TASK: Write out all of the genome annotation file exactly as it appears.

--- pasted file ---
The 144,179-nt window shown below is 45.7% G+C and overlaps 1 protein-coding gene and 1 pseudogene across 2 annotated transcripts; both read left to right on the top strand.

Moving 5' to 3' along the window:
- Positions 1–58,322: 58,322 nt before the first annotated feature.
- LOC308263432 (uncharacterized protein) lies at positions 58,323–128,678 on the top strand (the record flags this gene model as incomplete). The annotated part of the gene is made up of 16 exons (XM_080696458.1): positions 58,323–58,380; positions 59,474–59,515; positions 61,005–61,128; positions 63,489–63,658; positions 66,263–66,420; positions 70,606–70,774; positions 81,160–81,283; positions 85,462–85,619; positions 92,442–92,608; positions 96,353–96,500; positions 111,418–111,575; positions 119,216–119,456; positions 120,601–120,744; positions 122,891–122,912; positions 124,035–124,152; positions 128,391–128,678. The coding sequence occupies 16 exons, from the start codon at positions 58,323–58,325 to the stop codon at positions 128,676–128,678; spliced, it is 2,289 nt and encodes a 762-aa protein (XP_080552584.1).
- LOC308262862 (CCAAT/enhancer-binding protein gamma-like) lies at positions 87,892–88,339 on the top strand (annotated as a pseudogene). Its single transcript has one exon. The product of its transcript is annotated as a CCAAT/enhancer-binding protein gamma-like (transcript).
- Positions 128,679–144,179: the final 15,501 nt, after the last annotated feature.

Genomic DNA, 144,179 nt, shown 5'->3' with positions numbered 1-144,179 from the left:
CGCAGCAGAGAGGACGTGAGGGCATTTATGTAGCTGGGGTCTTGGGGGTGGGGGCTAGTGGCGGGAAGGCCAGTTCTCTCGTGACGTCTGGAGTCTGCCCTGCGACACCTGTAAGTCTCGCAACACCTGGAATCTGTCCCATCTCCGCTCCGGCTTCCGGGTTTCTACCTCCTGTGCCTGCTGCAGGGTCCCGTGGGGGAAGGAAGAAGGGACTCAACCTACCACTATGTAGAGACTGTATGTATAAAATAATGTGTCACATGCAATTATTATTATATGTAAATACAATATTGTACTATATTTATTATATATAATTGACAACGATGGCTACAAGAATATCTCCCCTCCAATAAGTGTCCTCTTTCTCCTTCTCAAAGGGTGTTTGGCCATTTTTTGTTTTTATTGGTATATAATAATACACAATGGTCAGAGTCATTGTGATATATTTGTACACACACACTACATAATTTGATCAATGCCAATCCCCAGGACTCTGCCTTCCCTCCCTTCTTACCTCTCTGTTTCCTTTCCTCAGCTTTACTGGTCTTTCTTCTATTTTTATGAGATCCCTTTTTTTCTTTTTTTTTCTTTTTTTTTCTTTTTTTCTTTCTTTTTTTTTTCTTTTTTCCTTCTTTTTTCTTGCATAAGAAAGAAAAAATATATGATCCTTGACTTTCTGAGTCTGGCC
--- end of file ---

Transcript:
The 144,179-nt window shown below is 45.7% G+C and overlaps 1 protein-coding gene and 1 pseudogene across 2 annotated transcripts; both read left to right on the top strand.

Moving 5' to 3' along the window:
- Positions 1–58,322: 58,322 nt before the first annotated feature.
- LOC308263432 (uncharacterized protein) lies at positions 58,323–128,678 on the top strand (the record flags this gene model as incomplete). The annotated part of the gene is made up of 16 exons (XM_080696458.1): positions 58,323–58,380; positions 59,474–59,515; positions 61,005–61,128; positions 63,489–63,658; positions 66,263–66,420; positions 70,606–70,774; positions 81,160–81,283; positions 85,462–85,619; positions 92,442–92,608; positions 96,353–96,500; positions 111,418–111,575; positions 119,216–119,456; positions 120,601–120,744; positions 122,891–122,912; positions 124,035–124,152; positions 128,391–128,678. The coding sequence occupies 16 exons, from the start codon at positions 58,323–58,325 to the stop codon at positions 128,676–128,678; spliced, it is 2,289 nt and encodes a 762-aa protein (XP_080552584.1).
- LOC308262862 (CCAAT/enhancer-binding protein gamma-like) lies at positions 87,892–88,339 on the top strand (annotated as a pseudogene). Its single transcript has one exon. The product of its transcript is annotated as a CCAAT/enhancer-binding protein gamma-like (transcript).
- Positions 128,679–144,179: the final 15,501 nt, after the last annotated feature.

Genomic DNA, 144,179 nt, shown 5'->3' with positions numbered 1-144,179 from the left:
CGCAGCAGAGAGGACGTGAGGGCATTTATGTAGCTGGGGTCTTGGGGGTGGGGGCTAGTGGCGGGAAGGCCAGTTCTCTCGTGACGTCTGGAGTCTGCCCTGCGACACCTGTAAGTCTCGCAACACCTGGAATCTGTCCCATCTCCGCTCCGGCTTCCGGGTTTCTACCTCCTGTGCCTGCTGCAGGGTCCCGTGGGGGAAGGAAGAAGGGACTCAACCTACCACTATGTAGAGACTGTATGTATAAAATAATGTGTCACATGCAATTATTATTATATGTAAATACAATATTGTACTATATTTATTATATATAATTGACAACGATGGCTACAAGAATATCTCCCCTCCAATAAGTGTCCTCTTTCTCCTTCTCAAAGGGTGTTTGGCCATTTTTTGTTTTTATTGGTATATAATAATACACAATGGTCAGAGTCATTGTGATATATTTGTACACACACACTACATAATTTGATCAATGCCAATCCCCAGGACTCTGCCTTCCCTCCCTTCTTACCTCTCTGTTTCCTTTCCTCAGCTTTACTGGTCTTTCTTCTATTTTTATGAGATCCCTTTTTTTCTTTTTTTTTCTTTTTTTTTCTTTTTTTCTTTCTTTTTTTTTTCTTTTTTCCTTCTTTTTTCTTGCATAAGAAAGAAAAAATATATGATCCTTGACTTTCTGAGTCTGGCC